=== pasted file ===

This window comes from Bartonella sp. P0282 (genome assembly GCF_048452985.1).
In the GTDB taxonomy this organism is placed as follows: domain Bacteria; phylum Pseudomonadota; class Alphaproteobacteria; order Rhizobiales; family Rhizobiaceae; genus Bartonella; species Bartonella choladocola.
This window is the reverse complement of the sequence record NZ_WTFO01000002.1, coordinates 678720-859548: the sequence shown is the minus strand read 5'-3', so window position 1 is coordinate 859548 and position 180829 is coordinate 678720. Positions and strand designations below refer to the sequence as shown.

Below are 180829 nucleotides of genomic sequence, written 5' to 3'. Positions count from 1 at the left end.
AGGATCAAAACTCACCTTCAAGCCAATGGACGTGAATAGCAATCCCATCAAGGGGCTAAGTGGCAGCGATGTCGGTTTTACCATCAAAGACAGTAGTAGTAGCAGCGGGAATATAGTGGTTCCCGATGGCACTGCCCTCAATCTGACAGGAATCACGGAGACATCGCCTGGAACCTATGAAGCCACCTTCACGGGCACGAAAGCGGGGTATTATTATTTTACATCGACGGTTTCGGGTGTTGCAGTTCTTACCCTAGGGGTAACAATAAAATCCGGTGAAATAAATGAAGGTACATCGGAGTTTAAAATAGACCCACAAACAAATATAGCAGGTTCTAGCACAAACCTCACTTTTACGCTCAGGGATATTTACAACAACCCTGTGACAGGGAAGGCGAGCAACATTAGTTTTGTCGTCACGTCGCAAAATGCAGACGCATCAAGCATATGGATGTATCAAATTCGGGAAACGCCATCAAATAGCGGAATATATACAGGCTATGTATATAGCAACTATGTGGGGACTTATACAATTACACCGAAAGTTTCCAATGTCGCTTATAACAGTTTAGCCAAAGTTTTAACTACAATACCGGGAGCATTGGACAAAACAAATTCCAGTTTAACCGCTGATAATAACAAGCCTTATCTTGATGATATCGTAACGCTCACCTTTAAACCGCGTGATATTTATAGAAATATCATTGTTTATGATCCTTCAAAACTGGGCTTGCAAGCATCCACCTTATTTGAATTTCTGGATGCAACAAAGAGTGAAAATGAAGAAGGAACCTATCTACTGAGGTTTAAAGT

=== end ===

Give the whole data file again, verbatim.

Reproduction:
This window comes from Bartonella sp. P0282 (genome assembly GCF_048452985.1).
In the GTDB taxonomy this organism is placed as follows: domain Bacteria; phylum Pseudomonadota; class Alphaproteobacteria; order Rhizobiales; family Rhizobiaceae; genus Bartonella; species Bartonella choladocola.
This window is the reverse complement of the sequence record NZ_WTFO01000002.1, coordinates 678720-859548: the sequence shown is the minus strand read 5'-3', so window position 1 is coordinate 859548 and position 180829 is coordinate 678720. Positions and strand designations below refer to the sequence as shown.

Below are 180829 nucleotides of genomic sequence, written 5' to 3'. Positions count from 1 at the left end.
AGGATCAAAACTCACCTTCAAGCCAATGGACGTGAATAGCAATCCCATCAAGGGGCTAAGTGGCAGCGATGTCGGTTTTACCATCAAAGACAGTAGTAGTAGCAGCGGGAATATAGTGGTTCCCGATGGCACTGCCCTCAATCTGACAGGAATCACGGAGACATCGCCTGGAACCTATGAAGCCACCTTCACGGGCACGAAAGCGGGGTATTATTATTTTACATCGACGGTTTCGGGTGTTGCAGTTCTTACCCTAGGGGTAACAATAAAATCCGGTGAAATAAATGAAGGTACATCGGAGTTTAAAATAGACCCACAAACAAATATAGCAGGTTCTAGCACAAACCTCACTTTTACGCTCAGGGATATTTACAACAACCCTGTGACAGGGAAGGCGAGCAACATTAGTTTTGTCGTCACGTCGCAAAATGCAGACGCATCAAGCATATGGATGTATCAAATTCGGGAAACGCCATCAAATAGCGGAATATATACAGGCTATGTATATAGCAACTATGTGGGGACTTATACAATTACACCGAAAGTTTCCAATGTCGCTTATAACAGTTTAGCCAAAGTTTTAACTACAATACCGGGAGCATTGGACAAAACAAATTCCAGTTTAACCGCTGATAATAACAAGCCTTATCTTGATGATATCGTAACGCTCACCTTTAAACCGCGTGATATTTATAGAAATATCATTGTTTATGATCCTTCAAAACTGGGCTTGCAAGCATCCACCTTATTTGAATTTCTGGATGCAACAAAGAGTGAAAATGAAGAAGGAACCTATCTACTGAGGTTTAAAGT